Solar panels over farms getting another look

Nov 5, 2018

A solar company hopes to bring new light to a proposal to allow struggling farmers to build solar panels over their crops.

The idea, which was initially pitched in the form of a Fall Town Meeting article by solar company NextSun Energy, was pulled from the Town Meeting warrant on the floor due to a myriad of legal, ethical, policy, and fairness questions. The proposal would have allowed the town’s cranberry farmers to build solar panels on their properties over their crops.

It was part of an attempt to bring the state’s  Solar Massachusetts Renewable Target (SMART) program to Dartmouth. The program encourages the expansion of solar production in the state on suitable agricultural land.

On Nov. 5, NextSun Vice President of Development Adam Schumaker was again before the Planning Board, this time seeking input and guidance from board members on how to proceed with a more focused and involved bylaw proposal.

“It seemed like there was some general interest in this dual-use agricultural solar project concept, and implementing it in Dartmouth,” Schumaker said.

Schumaker read off what he viewed as the most contentious points the Planning Board raised when debating the bylaw before Fall Town Meeting. Ultimately, the board voted unanimously to not recommend its passage. Among the questions officials are considering: Whether to narrowly tailor the program to just cranberry farms, or open the program up to all farmers, whether the solar farms should generate enough power for the farm, or export power to the grid, needed protections and regulations, and which types of farms should qualify.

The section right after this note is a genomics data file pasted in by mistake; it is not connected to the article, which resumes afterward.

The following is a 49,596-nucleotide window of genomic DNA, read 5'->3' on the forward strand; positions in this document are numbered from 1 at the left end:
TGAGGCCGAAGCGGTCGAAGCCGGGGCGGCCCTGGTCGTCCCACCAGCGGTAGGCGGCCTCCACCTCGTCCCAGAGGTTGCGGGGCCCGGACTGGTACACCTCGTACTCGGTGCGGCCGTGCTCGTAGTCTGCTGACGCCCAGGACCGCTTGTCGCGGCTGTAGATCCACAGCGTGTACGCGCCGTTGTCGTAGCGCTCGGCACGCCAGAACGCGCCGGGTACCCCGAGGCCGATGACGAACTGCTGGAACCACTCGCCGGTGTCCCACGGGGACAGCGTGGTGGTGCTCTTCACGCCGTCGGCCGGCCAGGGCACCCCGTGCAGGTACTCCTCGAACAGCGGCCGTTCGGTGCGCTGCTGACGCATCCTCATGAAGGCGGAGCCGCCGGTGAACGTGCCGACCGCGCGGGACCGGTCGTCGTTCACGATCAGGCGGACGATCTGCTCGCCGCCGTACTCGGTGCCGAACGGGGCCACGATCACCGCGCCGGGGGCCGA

Board members, however, still have their concerns with the idea. Under the original bylaw proposal, it would be limited to farms which have been in operation for five years and actively produce crops.

“It’s that whole question of if this overtakes the farming,” said member John V. Sousa. “That’s scary to me if it becomes ‘hey, this [solar] farm is sitting here, so why am I farming? Crop yields go from hundreds of barrels to 10?”

Schumaker acknowledged that while the Department of Energy Resources regulations do require farms to be in operation to be eligible for the program, what constitutes an ‘operating farm’ can be ambiguous. He did note that the idea of yield requirements could be problematic, but did recommend another metric to ensure farms are being maintained and operated.

“Do I happen to agree with this? I do,” said member Lorri-Ann Miller. “I grew up on a farm. I know how hard it is. It’s a short season and farmers are having a very hard time here making ends meet.”

Other members, however, were not convinced the public would be as receptive to the idea. Sousa recalled a grassroots revolt against a bylaw passed years ago, which opened up solar development in residential areas.

When the first solar field opened in Hixville, Sousa said many complained about aesthetics of the units near homes, and led an initiative to modify the bylaw to only apply in industrial areas.

“It’s the aesthetics, in my opinion,” Sousa said. “When we had a few here, people were just totally disgusted with the aesthetics.”

Schumaker said he plans to meet with town officials, residents, and the Agricultural Commission to get more feedback on the plan and how to best move forward with a town-sponsored article for Town Meeting.